After months of protests, most of the 17 drivers who were fired by the Phnom Penh Sorya Transportation company in April have reached a settlement with the country, who sacked the drivers after they attempted to lead a strike by taking the keys to the company’s buses.
Representatives from the Cambodian Labor Confederation met with company representatives on Thursday to negotiate a deal that will rehire three of the former drivers and offer severance pay to nine drivers whose contracts will be terminated.
Five drivers are still waiting on a court decision that will determine their future with the company.
Chan Sophanna, general manager of Sorya Transportation, said the three reinstated workers cannot return to their former positions as bus drivers, and will instead be rehired as regular staff members.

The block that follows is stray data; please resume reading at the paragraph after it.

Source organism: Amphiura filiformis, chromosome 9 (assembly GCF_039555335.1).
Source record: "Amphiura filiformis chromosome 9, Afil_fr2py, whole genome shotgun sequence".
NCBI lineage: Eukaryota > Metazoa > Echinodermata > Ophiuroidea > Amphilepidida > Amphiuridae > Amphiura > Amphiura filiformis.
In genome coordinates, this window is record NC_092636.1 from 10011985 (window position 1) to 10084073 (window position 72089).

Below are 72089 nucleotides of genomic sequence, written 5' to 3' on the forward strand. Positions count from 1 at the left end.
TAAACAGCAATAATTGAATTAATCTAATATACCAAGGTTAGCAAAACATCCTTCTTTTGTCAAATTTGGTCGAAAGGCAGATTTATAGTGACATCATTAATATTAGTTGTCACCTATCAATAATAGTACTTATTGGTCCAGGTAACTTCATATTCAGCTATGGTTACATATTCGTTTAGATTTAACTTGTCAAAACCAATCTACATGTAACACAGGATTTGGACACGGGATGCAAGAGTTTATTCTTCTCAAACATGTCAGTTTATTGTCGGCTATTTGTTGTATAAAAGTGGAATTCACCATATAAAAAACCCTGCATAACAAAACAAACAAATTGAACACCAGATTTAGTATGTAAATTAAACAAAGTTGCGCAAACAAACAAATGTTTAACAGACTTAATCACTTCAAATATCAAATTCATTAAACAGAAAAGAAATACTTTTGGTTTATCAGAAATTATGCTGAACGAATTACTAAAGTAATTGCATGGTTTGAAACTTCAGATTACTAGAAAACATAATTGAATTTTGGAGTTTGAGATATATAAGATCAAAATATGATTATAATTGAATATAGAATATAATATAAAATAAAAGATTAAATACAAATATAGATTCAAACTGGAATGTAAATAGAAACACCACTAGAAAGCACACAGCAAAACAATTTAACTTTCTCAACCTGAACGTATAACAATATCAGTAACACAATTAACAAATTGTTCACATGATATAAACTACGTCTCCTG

“The 3 workers will not be drivers anymore because there are no more busses for them to drive,” he said, explaining that the company has sold a number of vehicles since the drivers were fired.
“I don’t think we will have problems anymore after the negotiations ended,” Mr. Sophanna said.
The 17 drivers were fired after they tried to unionize and stole bus keys as part of a strike demanding better pay and working conditions. This prompted a series of protests and counter-protests between the ex-drivers and Sorya Transportation employees, who said the protests outside the company’s central bus station in the capital were hurting business.
Kim Minea, one of the five drivers awaiting a court decision, said he would also accept his contract being terminated as long as the company pays him adequate compensation.
“For me, even if the court decides that I will not go back to work, the company has to give me enough money,” he said.